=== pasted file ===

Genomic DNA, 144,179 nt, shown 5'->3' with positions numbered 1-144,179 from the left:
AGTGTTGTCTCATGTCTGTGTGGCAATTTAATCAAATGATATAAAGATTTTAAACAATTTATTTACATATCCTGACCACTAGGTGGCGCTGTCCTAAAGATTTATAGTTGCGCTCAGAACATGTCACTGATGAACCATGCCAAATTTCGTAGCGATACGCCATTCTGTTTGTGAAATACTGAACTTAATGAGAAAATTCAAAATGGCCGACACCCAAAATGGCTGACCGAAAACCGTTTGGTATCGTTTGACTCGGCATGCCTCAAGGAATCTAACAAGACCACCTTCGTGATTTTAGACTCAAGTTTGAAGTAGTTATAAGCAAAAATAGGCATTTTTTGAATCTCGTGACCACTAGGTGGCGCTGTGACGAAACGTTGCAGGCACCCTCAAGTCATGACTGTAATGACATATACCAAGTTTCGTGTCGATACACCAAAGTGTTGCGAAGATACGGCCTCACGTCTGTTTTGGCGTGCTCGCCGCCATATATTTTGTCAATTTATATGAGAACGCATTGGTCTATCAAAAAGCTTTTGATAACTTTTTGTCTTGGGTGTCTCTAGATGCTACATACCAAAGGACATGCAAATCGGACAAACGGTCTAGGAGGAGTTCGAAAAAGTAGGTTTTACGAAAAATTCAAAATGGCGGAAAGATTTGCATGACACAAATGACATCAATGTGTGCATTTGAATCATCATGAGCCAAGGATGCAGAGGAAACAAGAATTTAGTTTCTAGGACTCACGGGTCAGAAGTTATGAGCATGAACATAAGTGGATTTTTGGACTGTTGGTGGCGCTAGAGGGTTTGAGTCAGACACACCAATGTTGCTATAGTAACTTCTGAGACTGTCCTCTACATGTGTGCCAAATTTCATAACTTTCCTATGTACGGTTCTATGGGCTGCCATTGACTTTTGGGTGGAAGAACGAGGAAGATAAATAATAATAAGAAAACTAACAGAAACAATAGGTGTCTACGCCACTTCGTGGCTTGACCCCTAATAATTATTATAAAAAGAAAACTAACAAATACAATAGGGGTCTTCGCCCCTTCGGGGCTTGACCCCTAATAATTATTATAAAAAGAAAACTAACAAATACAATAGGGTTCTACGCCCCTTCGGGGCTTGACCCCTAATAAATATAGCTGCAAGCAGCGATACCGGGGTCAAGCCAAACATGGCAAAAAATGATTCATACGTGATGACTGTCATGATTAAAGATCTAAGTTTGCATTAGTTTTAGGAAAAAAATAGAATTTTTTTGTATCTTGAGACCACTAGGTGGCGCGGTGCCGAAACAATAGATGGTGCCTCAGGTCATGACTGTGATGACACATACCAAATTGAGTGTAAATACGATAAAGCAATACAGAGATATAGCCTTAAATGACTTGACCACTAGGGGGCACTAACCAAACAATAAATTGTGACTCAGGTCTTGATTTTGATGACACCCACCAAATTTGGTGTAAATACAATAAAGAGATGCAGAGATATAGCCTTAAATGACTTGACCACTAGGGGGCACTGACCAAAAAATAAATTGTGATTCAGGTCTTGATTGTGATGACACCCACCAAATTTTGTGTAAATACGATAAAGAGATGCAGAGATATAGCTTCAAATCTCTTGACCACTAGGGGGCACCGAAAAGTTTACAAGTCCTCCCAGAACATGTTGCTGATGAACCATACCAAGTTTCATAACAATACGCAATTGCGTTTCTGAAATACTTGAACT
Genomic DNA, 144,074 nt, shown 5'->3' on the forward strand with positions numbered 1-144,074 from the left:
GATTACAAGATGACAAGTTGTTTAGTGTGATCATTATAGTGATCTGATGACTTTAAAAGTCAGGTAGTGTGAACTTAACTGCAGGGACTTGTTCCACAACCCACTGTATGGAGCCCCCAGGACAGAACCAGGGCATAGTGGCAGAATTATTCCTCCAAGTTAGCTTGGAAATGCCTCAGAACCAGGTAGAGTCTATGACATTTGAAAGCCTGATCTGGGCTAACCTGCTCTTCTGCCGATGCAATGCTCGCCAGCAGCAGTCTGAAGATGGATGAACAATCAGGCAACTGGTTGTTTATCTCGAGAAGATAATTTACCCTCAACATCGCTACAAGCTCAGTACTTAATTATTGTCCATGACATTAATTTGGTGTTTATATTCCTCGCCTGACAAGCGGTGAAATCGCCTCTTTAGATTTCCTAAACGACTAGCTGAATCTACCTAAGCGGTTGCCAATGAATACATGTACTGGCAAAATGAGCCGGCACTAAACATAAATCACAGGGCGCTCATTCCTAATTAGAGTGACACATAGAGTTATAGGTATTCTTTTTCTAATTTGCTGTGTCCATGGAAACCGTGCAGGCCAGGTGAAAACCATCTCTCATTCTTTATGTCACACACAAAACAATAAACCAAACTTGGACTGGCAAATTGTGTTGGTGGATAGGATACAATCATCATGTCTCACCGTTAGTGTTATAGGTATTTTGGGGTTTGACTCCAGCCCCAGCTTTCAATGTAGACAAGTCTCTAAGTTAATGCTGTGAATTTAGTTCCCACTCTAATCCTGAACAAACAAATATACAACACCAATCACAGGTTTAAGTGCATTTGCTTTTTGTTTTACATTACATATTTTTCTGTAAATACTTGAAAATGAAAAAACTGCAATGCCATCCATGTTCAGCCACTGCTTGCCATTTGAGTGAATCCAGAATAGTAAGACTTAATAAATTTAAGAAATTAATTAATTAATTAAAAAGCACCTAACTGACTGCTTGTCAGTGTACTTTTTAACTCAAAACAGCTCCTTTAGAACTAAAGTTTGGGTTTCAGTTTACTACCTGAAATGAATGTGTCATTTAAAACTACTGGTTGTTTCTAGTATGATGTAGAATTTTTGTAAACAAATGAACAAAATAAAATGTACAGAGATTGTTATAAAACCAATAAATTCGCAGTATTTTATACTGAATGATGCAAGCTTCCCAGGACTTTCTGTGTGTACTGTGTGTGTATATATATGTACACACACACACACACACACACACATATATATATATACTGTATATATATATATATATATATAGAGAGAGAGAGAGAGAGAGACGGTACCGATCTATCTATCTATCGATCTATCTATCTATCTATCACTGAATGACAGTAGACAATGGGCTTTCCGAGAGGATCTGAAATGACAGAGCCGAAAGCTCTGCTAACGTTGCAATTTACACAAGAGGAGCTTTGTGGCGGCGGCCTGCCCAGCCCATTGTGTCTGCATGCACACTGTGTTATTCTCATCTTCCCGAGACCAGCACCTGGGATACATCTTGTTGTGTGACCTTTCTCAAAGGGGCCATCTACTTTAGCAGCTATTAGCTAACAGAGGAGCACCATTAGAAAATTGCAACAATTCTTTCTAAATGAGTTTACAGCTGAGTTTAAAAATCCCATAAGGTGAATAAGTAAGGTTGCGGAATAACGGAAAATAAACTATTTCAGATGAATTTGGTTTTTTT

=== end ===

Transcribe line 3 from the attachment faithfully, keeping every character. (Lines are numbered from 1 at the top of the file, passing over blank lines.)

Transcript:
Genomic DNA, 144,074 nt, shown 5'->3' on the forward strand with positions numbered 1-144,074 from the left: